6-The deadline is November 15. Poems submitted after the deadline will not be considered. There is no charge to enter, so there are no monetary rewards. Winners are published on this blog. Please don’t stray too far from “family-friendly” language or content (some children and teens read this blog).
7- No simultaneous submissions, please. You should know by the end of the month whether or not your poem will be published.
8-The poet retains copyright on each poem. If a previously unpublished poem wins and is published elsewhere later, please give credit to this blog. I do not register copyright with the US copyright office, but by US law, the copyright belongs to the writer unless the writer assigns it to someone else.
9-Decision of the judge or judges is final.
10-If the same poet wins three months in a row (which has not happened thus far), he or she will be asked not to submit the following two months.
How to Submit Your Poem:
1-Send one poem only to wildamorris4[at]gmail[dot]com (substitute the @ sign for “at” and a . for “dot”). The poem must respond in some way to the specific challenge for the month.
2-Put “November Poetry Challenge Submission” FOLLOWED BY YOUR NAME in the subject line of your email. Include a brief bio that can be printed with your poem if you are a winner this month.
3-Submission of a poem gives permission for the poem to be posted on the blog if it is a winner, so be sure that you put your name (exactly as you would like it to appear if you do win) at the end of the poem.
4-Poems may be pasted into an email or sent as an attachment or both (Doc, Docx, rich text or plain text; no pdf files, please). Please do not indent the poem or center it on the page. It helps if you submit the poem in the format used on the blog (Title and poem left-justified; title in bold (not all capital letters); your name at the bottom of the poem). 6-Also, please do not use multiple spaces instead of commas in the middle of lines. I have no problem with poets using that technique (I sometimes do it myself). However, I have difficulty getting the blog to accept and maintain extra spaces.
Poems shorter than 40 lines are generally preferred but longer poems will be considered.
William Cullen Bryant, 1794-1879, was born in Massachusetts. He was considered one of the greatest English-language poets of his time. He was associated with the Hudson School of poets, and often identified as a nature poet. He published his first poem in 1808 at the age of 14. “Thanatosis,” one of his most famous poems, was published when he was in college. Bryant studied law and was a practicing lawyer for ten years. He then moved with his wife to New York, where he became an editor. He was an ardent abolitionist and helped Abraham Lincoln will election to the presidency.
Lucy Larcum was born in Massachusetts in 1824. At age 11, after the death of her father, she began working in a textile mill. Soon thereafter, she began writing and submitting poetry. She met John Greenleaf Whittier, who encouraged her. She became a teacher, first in Illinois, and then at the Wheaten Seminary (now called Wheaton College) in Norton, Massachusetts (which incidentally is where Elizabeth Drew Stoddard was educated). Her poems found homes in prestigious journals. She published several collections of her poetry, but is best known for her memoir, A New England Girlhood, Outlined from Memory. She was also known as an abolitionist. There is a building at Wheaton College named for her.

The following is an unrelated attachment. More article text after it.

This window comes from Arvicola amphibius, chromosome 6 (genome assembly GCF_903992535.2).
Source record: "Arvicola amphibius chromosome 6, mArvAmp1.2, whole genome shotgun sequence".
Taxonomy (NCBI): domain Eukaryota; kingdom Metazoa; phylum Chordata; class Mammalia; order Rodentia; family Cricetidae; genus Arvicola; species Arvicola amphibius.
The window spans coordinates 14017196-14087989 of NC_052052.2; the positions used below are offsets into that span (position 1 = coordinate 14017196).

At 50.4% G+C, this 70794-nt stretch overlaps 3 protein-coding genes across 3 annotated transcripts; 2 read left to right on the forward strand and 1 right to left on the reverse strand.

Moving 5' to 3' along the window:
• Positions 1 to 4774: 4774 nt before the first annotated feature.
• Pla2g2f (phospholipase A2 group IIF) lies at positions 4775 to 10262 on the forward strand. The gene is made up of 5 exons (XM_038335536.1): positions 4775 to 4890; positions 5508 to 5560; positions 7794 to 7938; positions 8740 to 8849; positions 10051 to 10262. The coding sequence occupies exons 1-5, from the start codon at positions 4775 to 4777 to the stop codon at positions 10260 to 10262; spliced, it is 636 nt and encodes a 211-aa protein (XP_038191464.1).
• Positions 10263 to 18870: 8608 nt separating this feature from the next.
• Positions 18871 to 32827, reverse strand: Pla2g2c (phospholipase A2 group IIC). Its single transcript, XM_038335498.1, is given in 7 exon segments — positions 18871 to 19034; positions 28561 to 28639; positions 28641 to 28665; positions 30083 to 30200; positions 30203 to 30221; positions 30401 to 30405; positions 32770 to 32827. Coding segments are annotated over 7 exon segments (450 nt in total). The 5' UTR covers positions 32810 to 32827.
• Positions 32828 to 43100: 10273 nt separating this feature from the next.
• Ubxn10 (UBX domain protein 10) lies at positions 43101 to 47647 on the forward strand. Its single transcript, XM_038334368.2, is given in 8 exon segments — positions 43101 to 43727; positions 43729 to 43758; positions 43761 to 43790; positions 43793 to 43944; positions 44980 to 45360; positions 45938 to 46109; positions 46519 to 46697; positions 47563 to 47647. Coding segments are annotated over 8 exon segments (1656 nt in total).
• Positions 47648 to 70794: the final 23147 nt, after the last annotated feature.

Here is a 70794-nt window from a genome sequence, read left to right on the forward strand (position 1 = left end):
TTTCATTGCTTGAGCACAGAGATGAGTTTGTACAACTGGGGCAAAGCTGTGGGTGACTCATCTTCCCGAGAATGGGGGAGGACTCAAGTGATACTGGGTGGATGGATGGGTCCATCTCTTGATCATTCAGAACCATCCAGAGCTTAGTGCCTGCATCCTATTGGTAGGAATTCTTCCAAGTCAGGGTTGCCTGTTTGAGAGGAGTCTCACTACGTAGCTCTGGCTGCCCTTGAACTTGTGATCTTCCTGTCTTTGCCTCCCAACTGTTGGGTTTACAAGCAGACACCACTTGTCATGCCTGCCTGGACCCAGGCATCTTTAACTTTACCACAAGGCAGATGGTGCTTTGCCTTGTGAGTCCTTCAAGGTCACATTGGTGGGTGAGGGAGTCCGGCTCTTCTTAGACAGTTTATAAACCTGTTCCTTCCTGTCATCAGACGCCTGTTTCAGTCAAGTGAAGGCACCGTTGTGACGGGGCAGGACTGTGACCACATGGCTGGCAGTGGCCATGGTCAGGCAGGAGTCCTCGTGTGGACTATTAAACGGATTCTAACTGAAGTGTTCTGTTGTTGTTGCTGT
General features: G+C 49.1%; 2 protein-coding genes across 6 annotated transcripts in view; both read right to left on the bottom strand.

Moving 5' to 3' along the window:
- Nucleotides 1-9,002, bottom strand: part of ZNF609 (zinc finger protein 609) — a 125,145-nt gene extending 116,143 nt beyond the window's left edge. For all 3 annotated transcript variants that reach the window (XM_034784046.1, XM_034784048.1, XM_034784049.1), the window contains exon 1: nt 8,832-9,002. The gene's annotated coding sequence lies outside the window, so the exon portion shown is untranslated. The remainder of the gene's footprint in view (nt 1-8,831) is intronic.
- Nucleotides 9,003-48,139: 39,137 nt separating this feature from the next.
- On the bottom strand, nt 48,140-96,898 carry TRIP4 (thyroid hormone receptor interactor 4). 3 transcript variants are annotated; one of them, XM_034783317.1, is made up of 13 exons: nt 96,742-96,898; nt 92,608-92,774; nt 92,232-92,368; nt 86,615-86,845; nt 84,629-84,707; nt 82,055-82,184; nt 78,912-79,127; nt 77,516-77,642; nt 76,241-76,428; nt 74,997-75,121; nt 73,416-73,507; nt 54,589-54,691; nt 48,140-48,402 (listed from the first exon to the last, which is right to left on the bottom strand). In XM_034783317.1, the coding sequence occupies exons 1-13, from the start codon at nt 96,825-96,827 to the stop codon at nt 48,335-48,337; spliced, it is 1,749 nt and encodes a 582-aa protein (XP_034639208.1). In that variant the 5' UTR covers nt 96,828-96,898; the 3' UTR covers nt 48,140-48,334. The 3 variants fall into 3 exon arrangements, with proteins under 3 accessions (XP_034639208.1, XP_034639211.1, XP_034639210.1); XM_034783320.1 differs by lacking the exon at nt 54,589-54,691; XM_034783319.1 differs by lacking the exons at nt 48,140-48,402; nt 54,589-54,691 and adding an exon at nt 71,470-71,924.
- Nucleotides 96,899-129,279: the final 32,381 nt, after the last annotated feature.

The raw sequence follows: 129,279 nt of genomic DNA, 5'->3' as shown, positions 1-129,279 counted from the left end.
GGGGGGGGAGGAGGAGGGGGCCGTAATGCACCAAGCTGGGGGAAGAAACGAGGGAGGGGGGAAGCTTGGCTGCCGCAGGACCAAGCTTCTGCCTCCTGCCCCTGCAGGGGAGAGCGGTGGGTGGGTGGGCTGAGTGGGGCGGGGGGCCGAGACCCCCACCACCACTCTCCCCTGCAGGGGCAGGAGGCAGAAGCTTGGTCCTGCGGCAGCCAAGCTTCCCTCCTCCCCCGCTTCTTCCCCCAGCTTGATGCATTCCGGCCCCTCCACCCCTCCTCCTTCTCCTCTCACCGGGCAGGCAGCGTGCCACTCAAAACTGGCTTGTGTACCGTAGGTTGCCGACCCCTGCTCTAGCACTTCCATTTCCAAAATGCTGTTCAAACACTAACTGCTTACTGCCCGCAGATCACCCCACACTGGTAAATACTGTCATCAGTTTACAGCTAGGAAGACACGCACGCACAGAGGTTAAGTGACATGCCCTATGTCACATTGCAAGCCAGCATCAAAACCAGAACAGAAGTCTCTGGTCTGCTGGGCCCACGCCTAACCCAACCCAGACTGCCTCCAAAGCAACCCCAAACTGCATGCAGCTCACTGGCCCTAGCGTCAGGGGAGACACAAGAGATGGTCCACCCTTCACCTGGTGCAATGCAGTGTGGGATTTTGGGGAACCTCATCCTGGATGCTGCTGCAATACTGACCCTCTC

James Newton Matthews was born in Indiana in 1852, but lived most of his life in Mason, Illinois, where he was a country doctor. He became good friends with James Whitcomb Riley, who encouraged him to write more poetry. He became known as “The Poet of the Prairie.” Had he given up his medical practice, he might have become as well known as Riley. He is credited with “discovering” Paul Laurence Dunbar. Dunbar was working as an elevator operator when they met. Matthews wrote a newspaper article praising Dunbar’s poetry and recommended him to others. They exchanged a number of letters, some of which are still extant, and Dunbar wrote a poem in appreciation of Matthews (https://www.libraries.wright.edu/special/dunbar/poetry/347). Matthew died in 1910, after walking more than five miles in a snowstorm to treat one of his patients.
Elizabeth Drew Stoddard was born in Massachusetts in 1823. She began publishing poems in respected magazines after marrying the poet, Richard Henry Stoddard. As a well-educated woman, she wrote for an educated audience. She also published essays, short stories, travel pieces, children’s’ literature, and social commentary. She is most famous as a novelist, however. The Morgensons, the first of her three novels is most highly regarded. The Stoddard home in New York City was an elite gathering place for poets and other writers. She died in 1902.
© Wilda Morris